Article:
by Susan Hutchinson.
When I was growing up in Chicago in the 1960s, sporting goods stores sold handguns and rifles to sportsmen interested in hunting or just for target practice. There didn’t seem to be concerns about the weapon being used for criminal purposes and no extensive background checks were required. Firearms violence then was rare, even in my neighborhood which had numerous gangs.
Now, as we head into 2018, not a day goes by without the news media reporting some type of shooting — including all too frequent reports of mass shootings where the perpetrator used legally sold semiautomatic and fully automatic weapons.
Mass shootings, commonly defined as an event where four or more people are injured or killed by a single shooter within the same day, provoke public outrage. Every time such a tragic event takes place people shout that more gun control or background check laws are needed.
But are these actually an effective solution?
Background checks are limited to documentation found in various databases. Criminal records, mental health records and armed forces information are easily verified; however, the current background check requirement also covers the use of illegal drugs or confirmation that the buyer is not an addict, which is not always documented.
How do you add more criteria for things that should restrict sales, but can’t easily be verified?
If the buyer is not diagnosed for mental illness, not arrested or reported for domestic violence or not a publicly acknowledged racist promoting violence, there is no way to know whether the weapon will be put into the hands of a potential killer.
Many gun control laws have been enacted since 1934, with the most recent one being the Federal Assault Weapons Ban (AWB), signed into law in 1994 and then allowed to expire in 2004.
Like the Brady Handgun Violence Prevention Act of 1993 requiring background checks for purchase, it was a reaction to firearms violence that appeared to be out of control, especially incidents using assault weapons. The law restricted the manufacture, transfer or possession of firearms defined as semiautomatic assault weapons and magazines classified as large capacity ammunition feeding devices (>10 rounds of ammunition). The law did not withdraw weapons and magazines manufactured or possessed prior to the law going into effect.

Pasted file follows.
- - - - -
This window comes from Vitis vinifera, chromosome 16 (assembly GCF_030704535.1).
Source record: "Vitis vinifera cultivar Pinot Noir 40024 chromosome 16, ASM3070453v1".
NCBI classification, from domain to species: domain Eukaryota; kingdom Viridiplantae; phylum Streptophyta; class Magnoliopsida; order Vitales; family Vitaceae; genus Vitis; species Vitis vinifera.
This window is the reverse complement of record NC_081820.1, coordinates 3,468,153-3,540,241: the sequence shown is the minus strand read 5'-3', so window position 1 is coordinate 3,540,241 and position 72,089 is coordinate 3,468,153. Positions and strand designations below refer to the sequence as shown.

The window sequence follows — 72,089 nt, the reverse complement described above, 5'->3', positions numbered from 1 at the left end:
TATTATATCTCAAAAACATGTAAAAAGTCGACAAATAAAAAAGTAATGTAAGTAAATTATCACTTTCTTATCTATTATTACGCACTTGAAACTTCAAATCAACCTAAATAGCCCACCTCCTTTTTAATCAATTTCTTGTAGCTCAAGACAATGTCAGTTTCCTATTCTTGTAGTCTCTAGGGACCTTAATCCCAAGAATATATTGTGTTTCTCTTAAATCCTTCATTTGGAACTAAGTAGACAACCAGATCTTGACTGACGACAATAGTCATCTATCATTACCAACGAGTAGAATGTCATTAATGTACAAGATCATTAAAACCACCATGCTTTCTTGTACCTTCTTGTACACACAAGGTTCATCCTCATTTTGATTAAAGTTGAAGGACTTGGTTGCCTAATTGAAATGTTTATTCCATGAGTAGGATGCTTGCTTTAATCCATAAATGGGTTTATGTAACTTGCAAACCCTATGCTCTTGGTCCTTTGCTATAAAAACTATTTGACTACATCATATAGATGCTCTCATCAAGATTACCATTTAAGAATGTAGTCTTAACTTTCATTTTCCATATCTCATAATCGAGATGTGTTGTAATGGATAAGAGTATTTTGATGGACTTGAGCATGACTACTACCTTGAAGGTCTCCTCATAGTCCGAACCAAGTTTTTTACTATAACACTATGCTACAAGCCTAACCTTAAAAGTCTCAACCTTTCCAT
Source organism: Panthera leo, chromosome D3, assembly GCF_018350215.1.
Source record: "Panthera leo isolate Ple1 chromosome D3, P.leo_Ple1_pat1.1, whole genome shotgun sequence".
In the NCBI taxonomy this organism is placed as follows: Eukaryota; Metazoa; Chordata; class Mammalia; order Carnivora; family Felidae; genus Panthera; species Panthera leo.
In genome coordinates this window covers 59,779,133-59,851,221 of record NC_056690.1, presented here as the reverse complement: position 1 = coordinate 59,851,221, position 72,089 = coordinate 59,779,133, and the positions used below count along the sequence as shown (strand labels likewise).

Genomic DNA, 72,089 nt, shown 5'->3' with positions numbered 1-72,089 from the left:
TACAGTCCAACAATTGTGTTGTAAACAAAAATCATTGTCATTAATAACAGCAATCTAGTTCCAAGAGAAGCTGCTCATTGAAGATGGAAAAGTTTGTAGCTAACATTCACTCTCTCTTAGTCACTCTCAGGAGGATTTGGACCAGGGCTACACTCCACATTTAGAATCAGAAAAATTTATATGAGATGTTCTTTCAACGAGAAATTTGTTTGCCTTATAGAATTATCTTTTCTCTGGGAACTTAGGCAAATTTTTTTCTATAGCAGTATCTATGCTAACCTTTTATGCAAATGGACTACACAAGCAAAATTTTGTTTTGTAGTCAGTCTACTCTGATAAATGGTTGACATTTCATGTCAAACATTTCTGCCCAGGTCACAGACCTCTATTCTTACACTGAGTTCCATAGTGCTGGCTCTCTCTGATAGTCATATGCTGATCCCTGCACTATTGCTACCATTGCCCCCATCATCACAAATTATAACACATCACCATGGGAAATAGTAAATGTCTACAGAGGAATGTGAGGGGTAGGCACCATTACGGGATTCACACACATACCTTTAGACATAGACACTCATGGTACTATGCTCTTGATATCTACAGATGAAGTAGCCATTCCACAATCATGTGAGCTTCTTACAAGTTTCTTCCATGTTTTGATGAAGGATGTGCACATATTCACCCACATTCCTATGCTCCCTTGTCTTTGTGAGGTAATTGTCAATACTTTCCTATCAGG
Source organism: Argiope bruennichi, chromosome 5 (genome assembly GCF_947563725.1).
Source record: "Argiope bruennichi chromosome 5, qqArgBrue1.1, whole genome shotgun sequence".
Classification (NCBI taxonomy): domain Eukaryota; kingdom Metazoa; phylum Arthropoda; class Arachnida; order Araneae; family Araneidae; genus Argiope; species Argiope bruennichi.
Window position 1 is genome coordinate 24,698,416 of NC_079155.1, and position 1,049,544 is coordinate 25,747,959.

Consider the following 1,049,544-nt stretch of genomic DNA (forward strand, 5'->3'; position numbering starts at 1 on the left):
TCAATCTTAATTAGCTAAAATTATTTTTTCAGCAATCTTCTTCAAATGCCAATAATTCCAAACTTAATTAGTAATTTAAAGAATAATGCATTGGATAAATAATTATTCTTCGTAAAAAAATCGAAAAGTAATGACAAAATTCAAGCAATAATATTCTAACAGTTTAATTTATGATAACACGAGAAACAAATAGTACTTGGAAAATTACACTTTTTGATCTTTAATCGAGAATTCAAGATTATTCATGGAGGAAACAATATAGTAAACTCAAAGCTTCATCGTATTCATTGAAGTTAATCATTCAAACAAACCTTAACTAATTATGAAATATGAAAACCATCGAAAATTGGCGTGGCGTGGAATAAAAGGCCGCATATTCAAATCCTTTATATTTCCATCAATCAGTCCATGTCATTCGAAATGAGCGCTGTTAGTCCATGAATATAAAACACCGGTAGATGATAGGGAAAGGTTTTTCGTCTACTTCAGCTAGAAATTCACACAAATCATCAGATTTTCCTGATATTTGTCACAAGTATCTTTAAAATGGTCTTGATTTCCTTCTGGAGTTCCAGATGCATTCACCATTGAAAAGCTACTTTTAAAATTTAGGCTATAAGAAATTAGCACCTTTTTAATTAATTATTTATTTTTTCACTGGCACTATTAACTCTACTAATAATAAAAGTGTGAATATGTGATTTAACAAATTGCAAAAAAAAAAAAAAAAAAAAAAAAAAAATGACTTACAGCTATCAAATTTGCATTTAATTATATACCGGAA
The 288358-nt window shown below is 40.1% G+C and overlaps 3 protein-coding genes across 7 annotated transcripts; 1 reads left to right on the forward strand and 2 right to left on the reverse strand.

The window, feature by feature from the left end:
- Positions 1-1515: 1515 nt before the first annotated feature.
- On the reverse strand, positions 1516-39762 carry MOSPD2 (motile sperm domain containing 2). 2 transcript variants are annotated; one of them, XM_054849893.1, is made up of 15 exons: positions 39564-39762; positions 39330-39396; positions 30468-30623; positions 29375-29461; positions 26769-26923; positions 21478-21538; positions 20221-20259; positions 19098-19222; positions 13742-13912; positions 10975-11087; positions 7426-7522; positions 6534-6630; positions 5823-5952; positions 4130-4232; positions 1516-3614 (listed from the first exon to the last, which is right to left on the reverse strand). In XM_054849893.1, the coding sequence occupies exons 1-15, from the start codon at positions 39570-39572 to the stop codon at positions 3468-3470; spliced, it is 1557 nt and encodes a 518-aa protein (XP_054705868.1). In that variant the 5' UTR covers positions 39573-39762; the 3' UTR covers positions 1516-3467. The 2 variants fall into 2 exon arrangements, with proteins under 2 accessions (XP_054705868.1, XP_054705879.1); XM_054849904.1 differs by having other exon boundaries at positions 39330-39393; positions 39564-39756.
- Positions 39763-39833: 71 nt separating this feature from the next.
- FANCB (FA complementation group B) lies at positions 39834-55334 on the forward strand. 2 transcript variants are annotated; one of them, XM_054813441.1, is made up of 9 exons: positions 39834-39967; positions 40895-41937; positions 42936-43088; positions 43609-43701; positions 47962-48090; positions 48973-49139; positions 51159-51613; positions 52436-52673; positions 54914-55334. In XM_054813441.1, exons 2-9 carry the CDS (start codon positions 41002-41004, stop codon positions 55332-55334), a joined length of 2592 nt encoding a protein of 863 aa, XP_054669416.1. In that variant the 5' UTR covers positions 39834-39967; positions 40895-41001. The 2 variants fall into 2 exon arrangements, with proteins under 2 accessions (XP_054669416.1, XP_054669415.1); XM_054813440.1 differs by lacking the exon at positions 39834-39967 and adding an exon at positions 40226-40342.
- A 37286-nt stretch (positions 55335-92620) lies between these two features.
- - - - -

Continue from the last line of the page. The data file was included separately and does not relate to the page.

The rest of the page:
Data on the effectiveness of the AWB shows that although mass shooting deaths appeared to remain steady for the first few years, the Columbine massacre in 1999 demonstrated that mass shootings with assault weapons were still a very real danger.
2017 data through November 14 also indicates that since the expiration of the AWB, mass shooting deaths were inconsistent year to year until 2014 when they began to show a significant upward trend.1
The table below breaks out the number of mass shooting incidents, with and without assault weapons, between 2014-2017.
*Data is through December 7.
The Las Vegas shooting on October 1, 2017 resulted in the highest number of fatalities and injuries from mass shootings in U.S. history. If this one incident had not occurred, the number of dead and injured would have decreased and the number of incidents using assault weapons still would have been higher compared to 2016.
The number of mass shooting incidents occurring in the U.S. in 2017 averaged 23 per month with 6 percent involving assault weapons.2
Although assault weapons may increase the number of victims per incident, should that be the sole focus for any new gun control legislation?
Mass shootings and the use of assault weapons is only a small part of gun violence in America. During 2017 there were 59,314 incidents of firearm violence, with 14,972 deaths and 30,253 injuries.3
The Brady and AWB laws show that reacting to specific mass shootings doesn’t address the big picture of firearms violence in America and a new approach to attacking the epidemic needs to be discussed and implemented.